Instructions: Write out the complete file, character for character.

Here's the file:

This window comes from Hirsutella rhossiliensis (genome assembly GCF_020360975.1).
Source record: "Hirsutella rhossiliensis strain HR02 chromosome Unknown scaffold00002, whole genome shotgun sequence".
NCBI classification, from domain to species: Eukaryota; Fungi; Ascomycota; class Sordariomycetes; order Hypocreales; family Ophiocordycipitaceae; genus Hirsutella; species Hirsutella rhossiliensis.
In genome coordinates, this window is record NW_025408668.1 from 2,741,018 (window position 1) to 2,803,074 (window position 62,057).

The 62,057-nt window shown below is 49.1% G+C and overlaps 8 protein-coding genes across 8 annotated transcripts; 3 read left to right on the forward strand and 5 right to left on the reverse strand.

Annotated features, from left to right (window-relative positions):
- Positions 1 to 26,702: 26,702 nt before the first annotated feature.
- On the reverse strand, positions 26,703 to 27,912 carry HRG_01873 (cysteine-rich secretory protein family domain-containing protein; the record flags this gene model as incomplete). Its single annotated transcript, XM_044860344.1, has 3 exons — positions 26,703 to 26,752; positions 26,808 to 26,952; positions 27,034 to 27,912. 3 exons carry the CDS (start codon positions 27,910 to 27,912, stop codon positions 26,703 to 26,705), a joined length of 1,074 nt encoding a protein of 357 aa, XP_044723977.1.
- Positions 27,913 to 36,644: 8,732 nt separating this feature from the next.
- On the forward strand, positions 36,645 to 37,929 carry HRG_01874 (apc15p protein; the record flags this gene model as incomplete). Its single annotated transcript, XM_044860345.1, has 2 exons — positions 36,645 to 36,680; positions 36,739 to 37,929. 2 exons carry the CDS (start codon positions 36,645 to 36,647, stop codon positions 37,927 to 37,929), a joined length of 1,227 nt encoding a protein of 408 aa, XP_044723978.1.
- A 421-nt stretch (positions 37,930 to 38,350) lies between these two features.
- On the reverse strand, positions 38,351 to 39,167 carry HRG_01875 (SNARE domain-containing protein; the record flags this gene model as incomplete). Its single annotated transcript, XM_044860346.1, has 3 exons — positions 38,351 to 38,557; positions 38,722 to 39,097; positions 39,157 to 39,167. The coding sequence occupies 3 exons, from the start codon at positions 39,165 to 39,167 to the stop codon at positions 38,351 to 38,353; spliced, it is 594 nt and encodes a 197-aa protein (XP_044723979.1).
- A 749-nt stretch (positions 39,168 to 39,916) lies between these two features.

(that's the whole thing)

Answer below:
This window comes from Hirsutella rhossiliensis (genome assembly GCF_020360975.1).
Source record: "Hirsutella rhossiliensis strain HR02 chromosome Unknown scaffold00002, whole genome shotgun sequence".
NCBI classification, from domain to species: Eukaryota; Fungi; Ascomycota; class Sordariomycetes; order Hypocreales; family Ophiocordycipitaceae; genus Hirsutella; species Hirsutella rhossiliensis.
In genome coordinates, this window is record NW_025408668.1 from 2,741,018 (window position 1) to 2,803,074 (window position 62,057).

The 62,057-nt window shown below is 49.1% G+C and overlaps 8 protein-coding genes across 8 annotated transcripts; 3 read left to right on the forward strand and 5 right to left on the reverse strand.

Annotated features, from left to right (window-relative positions):
- Positions 1 to 26,702: 26,702 nt before the first annotated feature.
- On the reverse strand, positions 26,703 to 27,912 carry HRG_01873 (cysteine-rich secretory protein family domain-containing protein; the record flags this gene model as incomplete). Its single annotated transcript, XM_044860344.1, has 3 exons — positions 26,703 to 26,752; positions 26,808 to 26,952; positions 27,034 to 27,912. 3 exons carry the CDS (start codon positions 27,910 to 27,912, stop codon positions 26,703 to 26,705), a joined length of 1,074 nt encoding a protein of 357 aa, XP_044723977.1.
- Positions 27,913 to 36,644: 8,732 nt separating this feature from the next.
- On the forward strand, positions 36,645 to 37,929 carry HRG_01874 (apc15p protein; the record flags this gene model as incomplete). Its single annotated transcript, XM_044860345.1, has 2 exons — positions 36,645 to 36,680; positions 36,739 to 37,929. 2 exons carry the CDS (start codon positions 36,645 to 36,647, stop codon positions 37,927 to 37,929), a joined length of 1,227 nt encoding a protein of 408 aa, XP_044723978.1.
- A 421-nt stretch (positions 37,930 to 38,350) lies between these two features.
- On the reverse strand, positions 38,351 to 39,167 carry HRG_01875 (SNARE domain-containing protein; the record flags this gene model as incomplete). Its single annotated transcript, XM_044860346.1, has 3 exons — positions 38,351 to 38,557; positions 38,722 to 39,097; positions 39,157 to 39,167. The coding sequence occupies 3 exons, from the start codon at positions 39,165 to 39,167 to the stop codon at positions 38,351 to 38,353; spliced, it is 594 nt and encodes a 197-aa protein (XP_044723979.1).
- A 749-nt stretch (positions 39,168 to 39,916) lies between these two features.